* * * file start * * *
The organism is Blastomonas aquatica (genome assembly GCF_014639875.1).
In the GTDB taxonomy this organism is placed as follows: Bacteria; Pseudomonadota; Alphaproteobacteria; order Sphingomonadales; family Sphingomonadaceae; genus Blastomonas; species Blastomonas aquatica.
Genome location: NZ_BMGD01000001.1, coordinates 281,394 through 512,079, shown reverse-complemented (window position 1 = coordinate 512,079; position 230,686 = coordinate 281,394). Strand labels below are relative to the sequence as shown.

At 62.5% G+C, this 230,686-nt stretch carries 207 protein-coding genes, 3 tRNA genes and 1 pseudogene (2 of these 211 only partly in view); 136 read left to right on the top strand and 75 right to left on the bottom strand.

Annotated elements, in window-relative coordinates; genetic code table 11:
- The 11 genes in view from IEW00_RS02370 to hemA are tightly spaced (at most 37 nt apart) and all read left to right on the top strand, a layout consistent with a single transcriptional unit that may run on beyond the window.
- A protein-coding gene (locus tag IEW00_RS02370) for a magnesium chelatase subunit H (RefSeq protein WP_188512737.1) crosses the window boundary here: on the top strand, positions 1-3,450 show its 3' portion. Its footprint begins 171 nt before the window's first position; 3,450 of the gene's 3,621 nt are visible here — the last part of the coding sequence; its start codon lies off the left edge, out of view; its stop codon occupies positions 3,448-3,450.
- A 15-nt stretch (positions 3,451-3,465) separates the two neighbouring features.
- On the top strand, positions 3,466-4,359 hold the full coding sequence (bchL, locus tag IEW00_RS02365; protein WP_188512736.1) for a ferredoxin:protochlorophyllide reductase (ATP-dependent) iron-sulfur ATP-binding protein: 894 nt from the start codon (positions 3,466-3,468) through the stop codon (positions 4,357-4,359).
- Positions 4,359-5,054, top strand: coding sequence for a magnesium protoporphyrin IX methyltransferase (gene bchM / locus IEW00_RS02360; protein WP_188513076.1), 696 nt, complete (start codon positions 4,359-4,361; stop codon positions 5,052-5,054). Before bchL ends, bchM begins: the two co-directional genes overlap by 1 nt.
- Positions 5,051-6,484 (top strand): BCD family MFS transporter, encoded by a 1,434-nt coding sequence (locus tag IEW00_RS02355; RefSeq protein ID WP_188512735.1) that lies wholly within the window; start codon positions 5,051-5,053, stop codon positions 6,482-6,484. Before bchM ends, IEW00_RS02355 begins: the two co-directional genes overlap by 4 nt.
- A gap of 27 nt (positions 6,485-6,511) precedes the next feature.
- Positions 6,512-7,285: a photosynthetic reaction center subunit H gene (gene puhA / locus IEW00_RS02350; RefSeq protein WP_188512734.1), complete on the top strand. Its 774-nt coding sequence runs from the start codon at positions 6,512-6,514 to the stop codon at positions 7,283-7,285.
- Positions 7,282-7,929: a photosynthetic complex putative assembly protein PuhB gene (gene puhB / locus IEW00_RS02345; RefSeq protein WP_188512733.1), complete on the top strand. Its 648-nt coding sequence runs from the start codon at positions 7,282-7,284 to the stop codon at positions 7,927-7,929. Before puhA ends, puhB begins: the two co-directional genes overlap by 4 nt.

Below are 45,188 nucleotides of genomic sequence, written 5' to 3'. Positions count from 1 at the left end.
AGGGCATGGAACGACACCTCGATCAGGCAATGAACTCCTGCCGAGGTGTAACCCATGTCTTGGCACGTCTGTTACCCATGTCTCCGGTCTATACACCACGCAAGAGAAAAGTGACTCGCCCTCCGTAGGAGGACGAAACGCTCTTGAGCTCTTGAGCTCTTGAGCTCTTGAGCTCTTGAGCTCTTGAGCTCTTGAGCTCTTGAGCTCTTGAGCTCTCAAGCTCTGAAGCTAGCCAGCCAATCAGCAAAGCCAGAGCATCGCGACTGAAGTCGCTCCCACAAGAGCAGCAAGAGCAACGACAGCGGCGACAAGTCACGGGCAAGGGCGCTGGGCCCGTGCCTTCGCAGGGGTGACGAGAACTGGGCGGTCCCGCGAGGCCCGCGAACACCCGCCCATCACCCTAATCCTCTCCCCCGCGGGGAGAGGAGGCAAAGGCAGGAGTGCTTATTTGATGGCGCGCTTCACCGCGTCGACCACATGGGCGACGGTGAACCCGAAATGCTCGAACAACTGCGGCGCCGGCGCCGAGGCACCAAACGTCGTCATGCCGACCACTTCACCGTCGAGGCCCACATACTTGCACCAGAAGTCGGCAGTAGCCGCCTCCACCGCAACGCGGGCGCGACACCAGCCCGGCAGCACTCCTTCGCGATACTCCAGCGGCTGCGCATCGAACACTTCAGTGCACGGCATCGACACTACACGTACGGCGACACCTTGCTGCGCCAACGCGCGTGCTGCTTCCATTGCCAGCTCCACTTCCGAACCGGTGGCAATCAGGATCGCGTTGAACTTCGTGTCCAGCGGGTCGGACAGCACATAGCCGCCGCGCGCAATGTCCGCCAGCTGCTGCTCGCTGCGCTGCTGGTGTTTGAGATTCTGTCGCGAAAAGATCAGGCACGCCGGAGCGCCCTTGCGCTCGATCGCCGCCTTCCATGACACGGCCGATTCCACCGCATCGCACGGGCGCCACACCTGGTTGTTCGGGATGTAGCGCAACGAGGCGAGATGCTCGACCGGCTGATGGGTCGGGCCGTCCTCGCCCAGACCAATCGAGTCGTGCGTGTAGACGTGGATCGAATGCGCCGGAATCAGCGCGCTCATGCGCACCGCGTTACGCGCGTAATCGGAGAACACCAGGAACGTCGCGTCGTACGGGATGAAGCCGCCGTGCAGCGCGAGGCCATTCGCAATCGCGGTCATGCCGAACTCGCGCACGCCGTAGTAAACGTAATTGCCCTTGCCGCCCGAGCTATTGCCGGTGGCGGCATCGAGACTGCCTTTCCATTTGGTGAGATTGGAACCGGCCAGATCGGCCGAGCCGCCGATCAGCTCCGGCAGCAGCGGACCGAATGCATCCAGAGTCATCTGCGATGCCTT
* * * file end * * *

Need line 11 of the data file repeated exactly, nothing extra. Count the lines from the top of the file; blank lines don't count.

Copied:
- Positions 5,051-6,484 (top strand): BCD family MFS transporter, encoded by a 1,434-nt coding sequence (locus tag IEW00_RS02355; RefSeq protein ID WP_188512735.1) that lies wholly within the window; start codon positions 5,051-5,053, stop codon positions 6,482-6,484. Before bchM ends, IEW00_RS02355 begins: the two co-directional genes overlap by 4 nt.